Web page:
The trial of Hurley before an all-white jury in Townsville had serious problems. Other allegations of Hurley using excessive force against Aboriginal people — including an incident where he hit an Aboriginal woman with his car, breaking her leg — were ruled inadmissible.
The 2006 inquest found that at the Palm Island watch house there was no attempt to comply with the protocols recommended by the 1991 Royal Commission into Aboriginal Deaths in Custody.
The result of years of campaigning by Aboriginal people, this commission made 139 recommendations.
That these recommendations have been ignored throughout Australia is tragically illustrated by the frequent reoccurrence of suspicious deaths of black people in prison or police custody.
Among the more high profile recent cases are Veronica Baxter, a transgender woman found hanged in the all-male Silverwater Remand Centre in NSW in 2009 after being charged with minor drug offences and Mr Ward, an elder who was literally cooked to death in an unventilated prison van operated by private security firm, GSL (since renamed G4S) in 2008 after he was arrested for a traffic offence.
Hine condemned the collusion by police to cover up the killing, but said: “I find that Hurley was concerned that if it was reported to the Palm Island Community that he had fallen on Mulrunji or assaulted him there would be severe repercussions.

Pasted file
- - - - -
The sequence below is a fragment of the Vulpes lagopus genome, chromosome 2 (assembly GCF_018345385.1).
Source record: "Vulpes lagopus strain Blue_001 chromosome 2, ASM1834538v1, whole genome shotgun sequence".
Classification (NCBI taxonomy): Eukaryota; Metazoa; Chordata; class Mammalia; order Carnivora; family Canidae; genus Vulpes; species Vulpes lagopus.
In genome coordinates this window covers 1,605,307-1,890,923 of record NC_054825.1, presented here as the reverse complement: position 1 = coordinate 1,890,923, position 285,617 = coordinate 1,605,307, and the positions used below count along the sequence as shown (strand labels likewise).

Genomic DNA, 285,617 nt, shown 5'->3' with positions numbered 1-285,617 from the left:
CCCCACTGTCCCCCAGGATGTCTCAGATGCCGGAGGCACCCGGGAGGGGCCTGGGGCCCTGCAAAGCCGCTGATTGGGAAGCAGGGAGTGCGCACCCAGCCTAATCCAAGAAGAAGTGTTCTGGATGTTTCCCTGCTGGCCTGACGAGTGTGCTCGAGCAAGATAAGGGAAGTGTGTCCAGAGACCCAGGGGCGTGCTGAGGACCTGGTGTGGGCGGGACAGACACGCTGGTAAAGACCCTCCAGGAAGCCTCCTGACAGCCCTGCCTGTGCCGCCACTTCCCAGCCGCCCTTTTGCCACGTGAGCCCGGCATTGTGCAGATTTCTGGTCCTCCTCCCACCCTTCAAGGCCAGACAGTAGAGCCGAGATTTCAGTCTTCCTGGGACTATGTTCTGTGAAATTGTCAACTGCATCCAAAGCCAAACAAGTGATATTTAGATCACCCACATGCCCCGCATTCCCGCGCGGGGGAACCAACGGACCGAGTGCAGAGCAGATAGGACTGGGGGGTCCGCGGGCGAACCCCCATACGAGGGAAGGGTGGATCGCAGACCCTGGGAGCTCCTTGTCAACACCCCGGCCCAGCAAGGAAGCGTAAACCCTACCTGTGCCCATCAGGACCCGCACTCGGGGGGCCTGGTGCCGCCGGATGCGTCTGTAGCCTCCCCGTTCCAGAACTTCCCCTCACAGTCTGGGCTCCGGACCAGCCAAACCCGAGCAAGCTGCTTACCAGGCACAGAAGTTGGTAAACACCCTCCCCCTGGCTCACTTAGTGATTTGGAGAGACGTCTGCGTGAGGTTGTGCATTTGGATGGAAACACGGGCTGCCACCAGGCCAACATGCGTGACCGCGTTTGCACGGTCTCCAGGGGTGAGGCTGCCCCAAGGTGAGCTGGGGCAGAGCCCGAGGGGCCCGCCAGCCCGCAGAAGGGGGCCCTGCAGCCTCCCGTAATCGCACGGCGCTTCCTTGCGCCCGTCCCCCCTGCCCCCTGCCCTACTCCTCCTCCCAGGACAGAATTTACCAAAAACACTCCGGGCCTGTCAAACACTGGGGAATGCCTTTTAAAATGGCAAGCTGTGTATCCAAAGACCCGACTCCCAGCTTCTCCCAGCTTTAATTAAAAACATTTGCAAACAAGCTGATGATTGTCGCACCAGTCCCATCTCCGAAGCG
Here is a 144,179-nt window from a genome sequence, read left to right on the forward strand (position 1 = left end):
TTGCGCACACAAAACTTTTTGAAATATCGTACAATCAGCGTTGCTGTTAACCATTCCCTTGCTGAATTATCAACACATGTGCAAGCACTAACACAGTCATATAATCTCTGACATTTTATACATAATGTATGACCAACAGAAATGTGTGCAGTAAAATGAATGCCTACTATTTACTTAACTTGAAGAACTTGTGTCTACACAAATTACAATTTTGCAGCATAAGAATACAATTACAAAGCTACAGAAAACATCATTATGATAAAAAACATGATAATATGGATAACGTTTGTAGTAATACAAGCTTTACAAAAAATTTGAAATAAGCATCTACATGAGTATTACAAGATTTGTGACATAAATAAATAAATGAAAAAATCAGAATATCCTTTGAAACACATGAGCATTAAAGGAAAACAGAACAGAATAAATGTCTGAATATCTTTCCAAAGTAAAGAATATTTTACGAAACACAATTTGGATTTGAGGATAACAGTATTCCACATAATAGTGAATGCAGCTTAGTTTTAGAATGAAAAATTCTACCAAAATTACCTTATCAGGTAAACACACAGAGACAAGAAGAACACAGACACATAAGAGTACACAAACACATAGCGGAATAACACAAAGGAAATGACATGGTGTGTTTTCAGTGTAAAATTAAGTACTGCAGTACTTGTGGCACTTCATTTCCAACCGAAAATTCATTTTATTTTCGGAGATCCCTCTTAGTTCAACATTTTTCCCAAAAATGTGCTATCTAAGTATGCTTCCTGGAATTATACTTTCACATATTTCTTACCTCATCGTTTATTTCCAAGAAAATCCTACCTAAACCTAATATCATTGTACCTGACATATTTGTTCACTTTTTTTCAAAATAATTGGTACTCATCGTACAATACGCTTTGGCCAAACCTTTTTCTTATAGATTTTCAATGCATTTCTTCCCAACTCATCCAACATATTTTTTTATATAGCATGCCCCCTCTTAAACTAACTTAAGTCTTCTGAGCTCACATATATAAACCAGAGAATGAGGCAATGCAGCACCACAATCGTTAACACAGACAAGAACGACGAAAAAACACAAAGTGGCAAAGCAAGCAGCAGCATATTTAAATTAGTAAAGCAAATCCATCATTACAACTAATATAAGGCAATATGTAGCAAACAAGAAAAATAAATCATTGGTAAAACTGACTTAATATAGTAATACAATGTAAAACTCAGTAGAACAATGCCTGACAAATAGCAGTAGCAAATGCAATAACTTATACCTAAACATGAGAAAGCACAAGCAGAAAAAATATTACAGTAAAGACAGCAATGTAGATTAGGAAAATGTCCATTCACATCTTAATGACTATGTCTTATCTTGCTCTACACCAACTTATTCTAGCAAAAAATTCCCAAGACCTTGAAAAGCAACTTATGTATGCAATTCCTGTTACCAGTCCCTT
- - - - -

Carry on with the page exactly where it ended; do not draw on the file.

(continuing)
“Sergeant Leafe’s telephone call to his wife is confirmation of his fear of retribution if word got out.”
This ruling means, in effect, that Hine thought it was reasonable for police to lie to cover-up a killing. However, the case has meant the CMC will now conduct all investigations of deaths in police custody, stopping police from investigating themselves and making it harder to cover up for one another.
The decision makes it possible for Mulrunji’s family to pursue a civil case against Hurley, asking for $900,000 in damages from Hurley and the Queensland government.
The open ruling by Hine means this is the only justice they can get. In February 2005, the Queensland government confidentially gave Hurley $102,955 in compensation for damages to his Palm Island house as a result of protests against Mulrunji’s death.
Murri leader Sam Watson is the Socialist Alliance Senate candidate for Queensland and leads the campaign for justice for Mulrunji, and for an end to all deaths in custody.
He has called for the resignation of Queensland Police Commissioner Bob Atkinson. He said Atkinson oversaw the collusion by police to hide evidence, and repeatedly defended the police responsible for the death before judgements had been made.
He told AAP on May 19: “He's presided over this entire sorry episode since 2004.
“It’s been found police standards have fallen dramatically, and yet Mr Atkinson sees nothing and does nothing — it's time for him to move on. Any family that suffers from a death in custody should expect a timely and sincere investigation of all the issues and the timely release of findings.”